Check the Ice – You can’t judge always the strength of ice simply by its appearance. Be sure to test the ice, always make sure you are not alone when participating in activities involving ice, and have a back-up plan in place in case someone falls in the ice (this may include a plastic bottle with 50’ to 70’ of nylon rope attached).

Sledding Safety – Sledding is a favorite activity of many, but tens of thousands individuals visit hospital rooms each year due to sledding incidents, including very serious head injuries. Although sledding seems like harmless fun, making sure to select a safe location is key. Avoid hillsides ending near a street, parking lot, pond, trees, and fence. Also check for other hidden obstacles like bumps, rocks, or poles. Go for snowy hills rather than icy to avoid a rough landing if you fall. It is best to sled during the daytime, but if you chose to go at night be sure the area is well-lit and potential hazards are visible. The best sleds to use are those that can be steered by the rider with brakes to slow them down. After a successful ride down a hill be sure to quickly move out of the way for others that may be following behind you.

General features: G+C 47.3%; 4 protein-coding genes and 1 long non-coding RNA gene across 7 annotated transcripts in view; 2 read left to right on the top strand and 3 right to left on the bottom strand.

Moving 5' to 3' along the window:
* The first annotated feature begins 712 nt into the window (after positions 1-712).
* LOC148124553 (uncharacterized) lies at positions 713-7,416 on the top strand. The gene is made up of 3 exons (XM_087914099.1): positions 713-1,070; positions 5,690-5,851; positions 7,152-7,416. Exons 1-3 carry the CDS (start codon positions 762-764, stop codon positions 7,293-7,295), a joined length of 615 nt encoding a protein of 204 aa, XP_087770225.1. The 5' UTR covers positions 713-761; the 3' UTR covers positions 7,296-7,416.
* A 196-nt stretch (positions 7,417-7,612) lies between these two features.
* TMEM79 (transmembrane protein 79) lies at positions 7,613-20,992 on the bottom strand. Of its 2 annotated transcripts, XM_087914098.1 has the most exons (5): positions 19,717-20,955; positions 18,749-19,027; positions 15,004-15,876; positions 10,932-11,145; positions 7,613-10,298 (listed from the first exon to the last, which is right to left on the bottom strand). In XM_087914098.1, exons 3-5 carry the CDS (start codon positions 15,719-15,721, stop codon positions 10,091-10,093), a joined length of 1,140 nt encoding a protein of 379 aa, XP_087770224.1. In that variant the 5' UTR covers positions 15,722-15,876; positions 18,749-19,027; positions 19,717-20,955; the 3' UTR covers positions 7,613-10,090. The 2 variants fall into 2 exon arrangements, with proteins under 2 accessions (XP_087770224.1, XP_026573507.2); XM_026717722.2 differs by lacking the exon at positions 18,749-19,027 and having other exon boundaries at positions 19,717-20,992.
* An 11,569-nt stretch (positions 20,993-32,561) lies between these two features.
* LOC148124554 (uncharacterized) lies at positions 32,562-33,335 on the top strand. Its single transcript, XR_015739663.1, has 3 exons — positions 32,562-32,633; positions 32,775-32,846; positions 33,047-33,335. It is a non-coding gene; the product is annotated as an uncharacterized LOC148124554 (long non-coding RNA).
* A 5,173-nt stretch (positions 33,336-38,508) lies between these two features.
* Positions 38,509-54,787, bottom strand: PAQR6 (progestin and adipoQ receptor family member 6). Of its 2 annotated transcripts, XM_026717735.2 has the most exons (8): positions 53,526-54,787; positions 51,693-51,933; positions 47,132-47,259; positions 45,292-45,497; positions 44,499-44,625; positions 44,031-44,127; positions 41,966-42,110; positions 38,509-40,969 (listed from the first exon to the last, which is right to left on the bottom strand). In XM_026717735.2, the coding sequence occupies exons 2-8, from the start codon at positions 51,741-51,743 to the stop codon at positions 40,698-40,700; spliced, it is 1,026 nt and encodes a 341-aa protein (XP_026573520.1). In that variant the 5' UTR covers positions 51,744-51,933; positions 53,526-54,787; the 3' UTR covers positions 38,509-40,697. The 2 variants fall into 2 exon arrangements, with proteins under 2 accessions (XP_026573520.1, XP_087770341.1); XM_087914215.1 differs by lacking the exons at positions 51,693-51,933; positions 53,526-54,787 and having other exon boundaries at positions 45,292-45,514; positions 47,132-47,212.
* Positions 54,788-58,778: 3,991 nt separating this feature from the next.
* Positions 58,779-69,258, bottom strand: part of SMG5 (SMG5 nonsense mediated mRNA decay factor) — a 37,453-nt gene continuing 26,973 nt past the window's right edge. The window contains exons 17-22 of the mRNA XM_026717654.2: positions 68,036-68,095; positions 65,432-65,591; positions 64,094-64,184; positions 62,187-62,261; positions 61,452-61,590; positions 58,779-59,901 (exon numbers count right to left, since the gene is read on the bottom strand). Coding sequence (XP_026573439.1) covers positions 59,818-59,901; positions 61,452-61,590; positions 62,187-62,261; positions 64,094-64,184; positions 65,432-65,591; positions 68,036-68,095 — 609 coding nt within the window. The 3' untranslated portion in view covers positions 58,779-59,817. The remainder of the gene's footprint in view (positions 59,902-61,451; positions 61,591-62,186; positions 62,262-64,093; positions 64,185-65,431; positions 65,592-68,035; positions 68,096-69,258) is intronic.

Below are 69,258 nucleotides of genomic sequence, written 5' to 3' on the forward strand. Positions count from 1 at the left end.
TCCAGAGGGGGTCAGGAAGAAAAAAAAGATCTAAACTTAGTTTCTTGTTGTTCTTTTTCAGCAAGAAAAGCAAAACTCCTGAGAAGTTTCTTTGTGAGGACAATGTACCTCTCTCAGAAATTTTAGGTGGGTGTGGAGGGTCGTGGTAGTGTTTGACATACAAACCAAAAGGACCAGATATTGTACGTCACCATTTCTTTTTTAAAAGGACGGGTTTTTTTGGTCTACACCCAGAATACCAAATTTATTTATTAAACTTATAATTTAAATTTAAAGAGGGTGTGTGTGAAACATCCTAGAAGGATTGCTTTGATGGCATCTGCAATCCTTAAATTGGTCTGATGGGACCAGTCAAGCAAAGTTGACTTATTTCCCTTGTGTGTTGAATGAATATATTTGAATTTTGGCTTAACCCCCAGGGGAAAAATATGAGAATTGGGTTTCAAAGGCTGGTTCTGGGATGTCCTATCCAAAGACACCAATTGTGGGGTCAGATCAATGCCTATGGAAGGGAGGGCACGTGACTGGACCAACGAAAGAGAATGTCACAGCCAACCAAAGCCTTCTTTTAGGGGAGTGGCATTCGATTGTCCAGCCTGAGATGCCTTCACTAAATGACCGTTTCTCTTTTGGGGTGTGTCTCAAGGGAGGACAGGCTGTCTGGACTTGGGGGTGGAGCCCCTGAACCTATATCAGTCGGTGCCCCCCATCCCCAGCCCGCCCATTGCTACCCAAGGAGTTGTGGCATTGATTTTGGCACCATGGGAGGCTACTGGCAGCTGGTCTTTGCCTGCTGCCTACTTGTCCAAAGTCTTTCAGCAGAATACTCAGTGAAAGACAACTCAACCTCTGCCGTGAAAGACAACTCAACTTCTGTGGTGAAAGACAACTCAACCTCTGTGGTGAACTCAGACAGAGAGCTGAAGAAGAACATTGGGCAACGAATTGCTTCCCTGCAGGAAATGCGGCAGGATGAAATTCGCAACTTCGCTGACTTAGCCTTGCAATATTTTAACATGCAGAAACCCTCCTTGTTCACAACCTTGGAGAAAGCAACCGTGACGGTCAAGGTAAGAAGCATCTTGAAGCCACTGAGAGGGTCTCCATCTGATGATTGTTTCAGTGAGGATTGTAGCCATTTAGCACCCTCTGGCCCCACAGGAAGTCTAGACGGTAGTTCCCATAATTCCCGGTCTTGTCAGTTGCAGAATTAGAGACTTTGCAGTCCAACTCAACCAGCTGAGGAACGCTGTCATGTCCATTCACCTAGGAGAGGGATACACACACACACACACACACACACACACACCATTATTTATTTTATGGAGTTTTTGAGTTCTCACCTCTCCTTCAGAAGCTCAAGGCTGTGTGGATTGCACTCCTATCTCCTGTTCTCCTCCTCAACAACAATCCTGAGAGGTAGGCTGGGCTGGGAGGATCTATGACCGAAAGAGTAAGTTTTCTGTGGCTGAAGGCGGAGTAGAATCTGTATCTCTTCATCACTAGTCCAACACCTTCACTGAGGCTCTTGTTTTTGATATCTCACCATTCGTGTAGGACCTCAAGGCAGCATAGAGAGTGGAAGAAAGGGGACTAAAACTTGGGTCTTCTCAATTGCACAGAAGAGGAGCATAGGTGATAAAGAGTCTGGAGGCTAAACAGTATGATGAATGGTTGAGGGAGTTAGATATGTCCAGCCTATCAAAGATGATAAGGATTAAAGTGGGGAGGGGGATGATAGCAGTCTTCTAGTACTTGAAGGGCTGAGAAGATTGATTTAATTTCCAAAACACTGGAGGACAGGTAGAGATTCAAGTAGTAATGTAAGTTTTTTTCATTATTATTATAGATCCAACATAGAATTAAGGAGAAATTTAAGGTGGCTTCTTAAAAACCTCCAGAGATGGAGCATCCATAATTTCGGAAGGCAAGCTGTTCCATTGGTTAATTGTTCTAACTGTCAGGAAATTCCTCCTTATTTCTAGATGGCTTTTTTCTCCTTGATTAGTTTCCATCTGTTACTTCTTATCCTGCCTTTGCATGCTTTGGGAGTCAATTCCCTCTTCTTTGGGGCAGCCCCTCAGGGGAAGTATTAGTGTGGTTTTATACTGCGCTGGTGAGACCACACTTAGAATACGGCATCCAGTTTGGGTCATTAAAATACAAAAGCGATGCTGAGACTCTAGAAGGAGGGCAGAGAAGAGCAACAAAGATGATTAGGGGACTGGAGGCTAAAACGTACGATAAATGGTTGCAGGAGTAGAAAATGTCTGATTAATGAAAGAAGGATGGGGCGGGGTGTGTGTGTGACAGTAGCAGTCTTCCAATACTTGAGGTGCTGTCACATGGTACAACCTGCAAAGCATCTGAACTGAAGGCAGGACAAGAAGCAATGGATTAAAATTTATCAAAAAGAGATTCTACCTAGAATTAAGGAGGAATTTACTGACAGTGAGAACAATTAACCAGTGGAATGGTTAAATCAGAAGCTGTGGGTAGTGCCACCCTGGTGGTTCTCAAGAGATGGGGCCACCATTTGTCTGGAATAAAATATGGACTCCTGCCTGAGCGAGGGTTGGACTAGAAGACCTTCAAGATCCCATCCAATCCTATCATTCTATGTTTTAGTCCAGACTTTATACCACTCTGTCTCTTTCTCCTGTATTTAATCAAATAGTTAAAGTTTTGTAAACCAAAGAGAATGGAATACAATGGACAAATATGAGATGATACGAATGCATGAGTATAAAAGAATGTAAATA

Snow Shoveling – Although this may not be the most fun activity, shoveling is definitely a must for those with a lot of snowfall. Shoveling can be great exercise; however, individuals over the age of 40 who are relatively inactive should take it easy and not take on too much at a time without consulting their doctor. Avoid eating and smoking when shoveling. Try pushing the snow forward rather than lifting, but if you have to lift be sure to use your legs.

These safety tips are examples of what children & families learn when they attend a Progressive Agriculture Safety Day®, which are held each year throughout North America. Learn more at www.progressiveag.org